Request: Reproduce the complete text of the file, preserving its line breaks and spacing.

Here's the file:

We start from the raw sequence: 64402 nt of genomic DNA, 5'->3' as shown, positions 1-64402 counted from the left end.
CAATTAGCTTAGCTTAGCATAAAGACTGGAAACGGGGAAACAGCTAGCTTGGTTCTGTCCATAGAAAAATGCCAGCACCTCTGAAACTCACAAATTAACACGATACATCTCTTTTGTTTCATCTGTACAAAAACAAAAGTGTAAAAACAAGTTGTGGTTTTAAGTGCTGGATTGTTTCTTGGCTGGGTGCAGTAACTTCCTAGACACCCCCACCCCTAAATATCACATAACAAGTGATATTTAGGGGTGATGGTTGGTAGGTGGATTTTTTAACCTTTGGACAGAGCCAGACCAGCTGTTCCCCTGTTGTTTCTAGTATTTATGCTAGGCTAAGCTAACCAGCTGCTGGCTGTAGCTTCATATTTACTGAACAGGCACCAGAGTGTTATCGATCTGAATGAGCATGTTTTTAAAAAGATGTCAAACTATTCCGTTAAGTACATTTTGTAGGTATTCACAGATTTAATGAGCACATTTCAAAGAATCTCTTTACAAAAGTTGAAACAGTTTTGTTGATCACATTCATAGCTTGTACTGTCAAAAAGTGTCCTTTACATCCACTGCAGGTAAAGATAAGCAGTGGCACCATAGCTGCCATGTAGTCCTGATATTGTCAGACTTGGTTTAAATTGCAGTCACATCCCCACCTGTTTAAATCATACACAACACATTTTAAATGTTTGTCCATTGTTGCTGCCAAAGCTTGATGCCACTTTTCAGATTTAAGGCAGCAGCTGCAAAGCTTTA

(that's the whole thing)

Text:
We start from the raw sequence: 64402 nt of genomic DNA, 5'->3' as shown, positions 1-64402 counted from the left end.
CAATTAGCTTAGCTTAGCATAAAGACTGGAAACGGGGAAACAGCTAGCTTGGTTCTGTCCATAGAAAAATGCCAGCACCTCTGAAACTCACAAATTAACACGATACATCTCTTTTGTTTCATCTGTACAAAAACAAAAGTGTAAAAACAAGTTGTGGTTTTAAGTGCTGGATTGTTTCTTGGCTGGGTGCAGTAACTTCCTAGACACCCCCACCCCTAAATATCACATAACAAGTGATATTTAGGGGTGATGGTTGGTAGGTGGATTTTTTAACCTTTGGACAGAGCCAGACCAGCTGTTCCCCTGTTGTTTCTAGTATTTATGCTAGGCTAAGCTAACCAGCTGCTGGCTGTAGCTTCATATTTACTGAACAGGCACCAGAGTGTTATCGATCTGAATGAGCATGTTTTTAAAAAGATGTCAAACTATTCCGTTAAGTACATTTTGTAGGTATTCACAGATTTAATGAGCACATTTCAAAGAATCTCTTTACAAAAGTTGAAACAGTTTTGTTGATCACATTCATAGCTTGTACTGTCAAAAAGTGTCCTTTACATCCACTGCAGGTAAAGATAAGCAGTGGCACCATAGCTGCCATGTAGTCCTGATATTGTCAGACTTGGTTTAAATTGCAGTCACATCCCCACCTGTTTAAATCATACACAACACATTTTAAATGTTTGTCCATTGTTGCTGCCAAAGCTTGATGCCACTTTTCAGATTTAAGGCAGCAGCTGCAAAGCTTTA